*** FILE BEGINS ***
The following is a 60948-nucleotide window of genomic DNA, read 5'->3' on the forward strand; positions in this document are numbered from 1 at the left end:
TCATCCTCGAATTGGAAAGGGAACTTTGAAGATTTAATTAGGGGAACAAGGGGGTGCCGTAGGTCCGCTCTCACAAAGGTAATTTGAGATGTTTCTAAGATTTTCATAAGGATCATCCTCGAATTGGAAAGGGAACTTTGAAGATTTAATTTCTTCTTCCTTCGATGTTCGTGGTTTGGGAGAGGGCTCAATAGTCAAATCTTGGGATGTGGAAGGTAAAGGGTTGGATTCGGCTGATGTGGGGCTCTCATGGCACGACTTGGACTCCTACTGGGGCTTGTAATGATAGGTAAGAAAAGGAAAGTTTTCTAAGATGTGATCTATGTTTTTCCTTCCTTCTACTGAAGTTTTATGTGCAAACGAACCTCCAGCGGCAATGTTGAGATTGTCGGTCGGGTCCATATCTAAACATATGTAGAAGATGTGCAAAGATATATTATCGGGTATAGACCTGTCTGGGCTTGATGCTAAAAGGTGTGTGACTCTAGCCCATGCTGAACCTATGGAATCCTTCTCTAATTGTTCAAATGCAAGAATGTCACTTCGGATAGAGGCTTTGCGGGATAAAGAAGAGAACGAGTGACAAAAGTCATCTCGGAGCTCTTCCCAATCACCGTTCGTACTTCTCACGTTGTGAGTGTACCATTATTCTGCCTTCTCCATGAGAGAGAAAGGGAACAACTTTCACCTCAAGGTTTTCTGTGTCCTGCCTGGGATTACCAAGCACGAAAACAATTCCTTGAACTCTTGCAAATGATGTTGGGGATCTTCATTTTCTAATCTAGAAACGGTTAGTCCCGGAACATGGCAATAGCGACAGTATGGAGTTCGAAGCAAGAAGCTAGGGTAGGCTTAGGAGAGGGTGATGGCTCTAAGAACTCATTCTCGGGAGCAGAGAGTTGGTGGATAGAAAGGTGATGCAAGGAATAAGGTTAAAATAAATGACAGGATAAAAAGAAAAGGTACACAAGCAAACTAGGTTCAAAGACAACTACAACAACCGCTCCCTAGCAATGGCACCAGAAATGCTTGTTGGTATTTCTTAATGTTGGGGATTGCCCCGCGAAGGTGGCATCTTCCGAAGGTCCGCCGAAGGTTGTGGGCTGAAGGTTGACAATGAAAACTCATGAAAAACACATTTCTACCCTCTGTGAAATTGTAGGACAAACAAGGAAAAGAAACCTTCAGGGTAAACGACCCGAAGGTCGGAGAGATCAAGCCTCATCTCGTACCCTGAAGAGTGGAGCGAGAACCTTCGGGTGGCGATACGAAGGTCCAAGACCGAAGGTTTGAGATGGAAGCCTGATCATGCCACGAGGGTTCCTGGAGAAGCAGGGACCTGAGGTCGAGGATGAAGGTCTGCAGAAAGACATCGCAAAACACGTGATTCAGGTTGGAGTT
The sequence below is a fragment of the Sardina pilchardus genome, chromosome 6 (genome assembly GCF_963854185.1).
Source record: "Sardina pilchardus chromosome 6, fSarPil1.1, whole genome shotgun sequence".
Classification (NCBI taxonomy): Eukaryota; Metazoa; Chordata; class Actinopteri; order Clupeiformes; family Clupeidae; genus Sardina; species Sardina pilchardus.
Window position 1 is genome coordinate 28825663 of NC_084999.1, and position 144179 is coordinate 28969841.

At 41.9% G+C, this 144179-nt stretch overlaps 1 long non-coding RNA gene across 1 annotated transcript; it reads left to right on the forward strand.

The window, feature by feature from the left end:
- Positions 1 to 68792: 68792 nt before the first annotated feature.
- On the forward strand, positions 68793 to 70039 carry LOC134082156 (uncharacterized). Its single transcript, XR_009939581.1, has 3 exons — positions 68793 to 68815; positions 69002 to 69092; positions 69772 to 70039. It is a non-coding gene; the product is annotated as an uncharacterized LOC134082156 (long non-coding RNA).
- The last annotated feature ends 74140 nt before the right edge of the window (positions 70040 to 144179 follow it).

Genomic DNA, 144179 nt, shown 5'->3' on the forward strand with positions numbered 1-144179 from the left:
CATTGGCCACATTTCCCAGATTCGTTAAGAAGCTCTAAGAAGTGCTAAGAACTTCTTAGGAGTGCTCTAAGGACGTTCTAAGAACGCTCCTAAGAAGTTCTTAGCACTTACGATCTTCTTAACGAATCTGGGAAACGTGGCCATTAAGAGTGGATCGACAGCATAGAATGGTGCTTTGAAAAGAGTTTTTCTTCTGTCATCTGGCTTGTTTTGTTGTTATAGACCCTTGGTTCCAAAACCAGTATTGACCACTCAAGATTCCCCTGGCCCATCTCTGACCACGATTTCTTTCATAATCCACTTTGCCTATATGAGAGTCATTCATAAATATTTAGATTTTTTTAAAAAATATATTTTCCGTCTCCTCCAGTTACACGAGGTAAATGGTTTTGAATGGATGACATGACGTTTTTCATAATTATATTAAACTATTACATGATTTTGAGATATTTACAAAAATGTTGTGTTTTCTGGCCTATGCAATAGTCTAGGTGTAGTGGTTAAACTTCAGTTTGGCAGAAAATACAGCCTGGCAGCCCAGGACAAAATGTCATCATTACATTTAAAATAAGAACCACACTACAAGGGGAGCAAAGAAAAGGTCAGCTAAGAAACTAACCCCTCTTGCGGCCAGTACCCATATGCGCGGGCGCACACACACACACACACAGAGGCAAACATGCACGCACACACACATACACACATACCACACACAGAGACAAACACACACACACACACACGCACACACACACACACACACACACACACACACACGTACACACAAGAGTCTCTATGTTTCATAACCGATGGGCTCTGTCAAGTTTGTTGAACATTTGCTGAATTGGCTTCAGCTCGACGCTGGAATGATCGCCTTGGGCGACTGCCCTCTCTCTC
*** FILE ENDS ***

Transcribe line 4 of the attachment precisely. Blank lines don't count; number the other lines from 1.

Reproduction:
Source record: "Sardina pilchardus chromosome 6, fSarPil1.1, whole genome shotgun sequence".